In 2010, the California Court of Appeal in Riverside in the case of Simental v. Inyo-Mono Title Co. Profit-Sharing Plan (Jun. 14, 2010) No. E048891, 2010 Cal.App. Unpub. LEXIS 4414 (unpublished), addressed two bona fide purchasers (encumbrancers) that paid value for what they thought would be the first trust deed on a parcel of real property. The later-recording party argued that it had no constructive notice of the first-recorded trust deed because it had not been indexed by the county recorder by the time the later-recording party recorded its interest. The Simental court rejected this argument, finding that “the question is not whether [the later-recording party] had constructive notice” of the first-recorded trust deed. Instead, the court found that, in addition to being a bona fide purchasers, the real property “interests were also required to be ‘first duly recorded’” pursuant to Civil Code sections 1107 and 1214.
Bank of East Asia: Second Recorded Wins
However, in 2013, the California Court of Appeal in Los Angeles came to the opposite conclusion in Bank of East Asia U.S.A. N.A. v. Javaherian (2013) 2013 Cal. App. Unpub. LEXIS 422, 2-3 (unpublished).
In this case:
The [Javaherian] deed of trust was recorded in the recorder’s office on March 2, 2005. The Bank’s deed of trust was recorded in the recorder’s office on March 3, 2005. The [Javaherian] deed of trust was indexed in the recorder’s office records on March 5, 2005, and the Bank’s deed of trust was indexed on March 7, 2005.
Based on these facts, “[t]he Bank contend[ed] that its deed of trust has priority over the [Javaherian] deed of trust, because the Bank had no actual or constructive notice of the [Javaherian] deed of trust [recorded on March 2, 2005,] when it received and recorded its deed of trust” on March 3, 2005.
After quoting First Bank extensively, the Court of Appeal reasoned that “[a]lthough the [Javaherian] deed was recorded first, it failed to provide subsequent purchasers and encumbrancers with constructive notice until it was indexed. Therefore, when the Bank’s deed of trust was duly recorded, the Bank was not charged with constructive notice of the prior deed of trust and the Bank’s interest is not subject to the [Javaherian] deed of trust.”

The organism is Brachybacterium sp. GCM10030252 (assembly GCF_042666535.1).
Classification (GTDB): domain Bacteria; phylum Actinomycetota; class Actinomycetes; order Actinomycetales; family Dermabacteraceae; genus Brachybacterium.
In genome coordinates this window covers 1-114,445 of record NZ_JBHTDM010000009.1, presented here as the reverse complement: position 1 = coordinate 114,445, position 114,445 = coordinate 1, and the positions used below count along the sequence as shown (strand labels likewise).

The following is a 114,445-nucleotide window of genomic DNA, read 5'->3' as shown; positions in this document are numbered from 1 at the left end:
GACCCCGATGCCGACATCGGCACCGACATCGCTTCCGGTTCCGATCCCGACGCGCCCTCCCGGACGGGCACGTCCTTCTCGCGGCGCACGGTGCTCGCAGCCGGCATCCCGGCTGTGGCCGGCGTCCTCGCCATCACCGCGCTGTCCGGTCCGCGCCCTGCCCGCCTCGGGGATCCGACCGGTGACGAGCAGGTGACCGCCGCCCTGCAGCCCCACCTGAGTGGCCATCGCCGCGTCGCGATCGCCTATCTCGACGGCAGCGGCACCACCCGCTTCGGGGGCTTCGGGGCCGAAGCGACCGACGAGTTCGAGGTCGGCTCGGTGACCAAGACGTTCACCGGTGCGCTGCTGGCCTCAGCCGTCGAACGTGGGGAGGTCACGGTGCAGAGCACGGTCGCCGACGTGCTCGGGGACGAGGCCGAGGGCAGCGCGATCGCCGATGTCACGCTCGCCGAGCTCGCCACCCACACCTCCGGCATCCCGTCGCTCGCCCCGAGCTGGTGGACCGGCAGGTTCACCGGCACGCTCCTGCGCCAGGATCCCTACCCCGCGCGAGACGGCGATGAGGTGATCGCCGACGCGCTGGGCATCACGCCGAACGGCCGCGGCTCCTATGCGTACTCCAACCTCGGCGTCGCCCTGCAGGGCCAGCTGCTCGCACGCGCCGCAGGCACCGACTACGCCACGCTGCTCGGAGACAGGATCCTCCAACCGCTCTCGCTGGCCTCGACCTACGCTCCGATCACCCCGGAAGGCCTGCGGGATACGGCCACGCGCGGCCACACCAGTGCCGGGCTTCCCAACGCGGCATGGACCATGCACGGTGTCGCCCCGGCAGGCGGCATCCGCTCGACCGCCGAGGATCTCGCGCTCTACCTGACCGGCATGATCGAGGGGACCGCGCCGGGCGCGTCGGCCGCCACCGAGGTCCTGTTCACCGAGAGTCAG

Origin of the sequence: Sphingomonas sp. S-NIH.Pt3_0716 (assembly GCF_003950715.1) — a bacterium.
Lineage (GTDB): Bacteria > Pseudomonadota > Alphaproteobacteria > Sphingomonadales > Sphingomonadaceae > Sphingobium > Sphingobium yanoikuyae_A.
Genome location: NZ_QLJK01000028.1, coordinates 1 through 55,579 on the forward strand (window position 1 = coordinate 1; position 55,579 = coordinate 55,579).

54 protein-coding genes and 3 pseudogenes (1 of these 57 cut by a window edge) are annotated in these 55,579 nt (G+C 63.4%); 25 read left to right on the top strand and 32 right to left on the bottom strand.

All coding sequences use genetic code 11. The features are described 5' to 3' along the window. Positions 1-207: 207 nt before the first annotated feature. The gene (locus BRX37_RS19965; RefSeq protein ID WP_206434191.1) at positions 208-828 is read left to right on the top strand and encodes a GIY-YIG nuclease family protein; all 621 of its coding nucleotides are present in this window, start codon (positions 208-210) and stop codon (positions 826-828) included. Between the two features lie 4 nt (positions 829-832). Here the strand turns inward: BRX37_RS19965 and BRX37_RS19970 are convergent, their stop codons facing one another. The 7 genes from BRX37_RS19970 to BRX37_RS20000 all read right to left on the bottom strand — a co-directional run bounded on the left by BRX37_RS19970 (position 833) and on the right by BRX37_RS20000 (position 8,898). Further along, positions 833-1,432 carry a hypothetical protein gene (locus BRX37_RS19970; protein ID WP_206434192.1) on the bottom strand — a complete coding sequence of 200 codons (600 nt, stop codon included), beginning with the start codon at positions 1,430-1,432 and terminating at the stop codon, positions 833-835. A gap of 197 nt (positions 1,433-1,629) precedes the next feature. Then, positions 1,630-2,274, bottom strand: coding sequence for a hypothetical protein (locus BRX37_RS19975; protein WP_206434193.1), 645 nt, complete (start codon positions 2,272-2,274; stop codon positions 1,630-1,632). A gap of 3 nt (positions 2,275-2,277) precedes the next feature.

The reasoning of the Court of Appeal is illuminated by its conclusion that “[b]etween the two innocent parties in this case, Javaherian was in the best position to protect her interest by promptly recording the [Javaherian] deed of trust and verifying that it had been properly indexed.”
However, there is no statute or case law providing for such a balancing test between two innocent lenders, nor is there any test as to which party is in the best position to protect its interest by prompting recording and/or verifying the indexing of its trust deed. Either party could have done so.
Even if Javaherian had undergone such an effort, it would not have changed the result in this case. For example, if Javaherian had verified that her trust deed was indexed on March 5 or 6, 2005, Javaherian would have had no notice of the Bank’s trust deed recorded on March 3, 2005. This is because the Bank’s trust deed was not indexed until March 7, 2005.
This case seems to repeal by implication the Race-Note statutes.
In light of the district split, the California Supreme Court should address this issue to provide clarity for courts, attorneys, lenders and title insurers.
Lesson: Record Promptly
The lesson in these cases is clear: lenders, escrow officers and title companies should promptly record their interests to protect the lender’s priority. Moreover, lenders and title officers may be wise to conduct another title search several days after recording, before funding the loan (if possible), to determine if any earlier-recorded documents have been indexed.
Moreover, the Bank of East Asia case, discussed above, suggests that yet another title search should be conducted several days after the operative trust deed has been indexed to determine if a competing trust deed was later-recorded.
Parties should proceed with caution given that the rules of real estate may have harsh consequences, even for victims of fraud.
Scott Talkov‘s practice in California real estate law has included mortgage shotgunning litigation.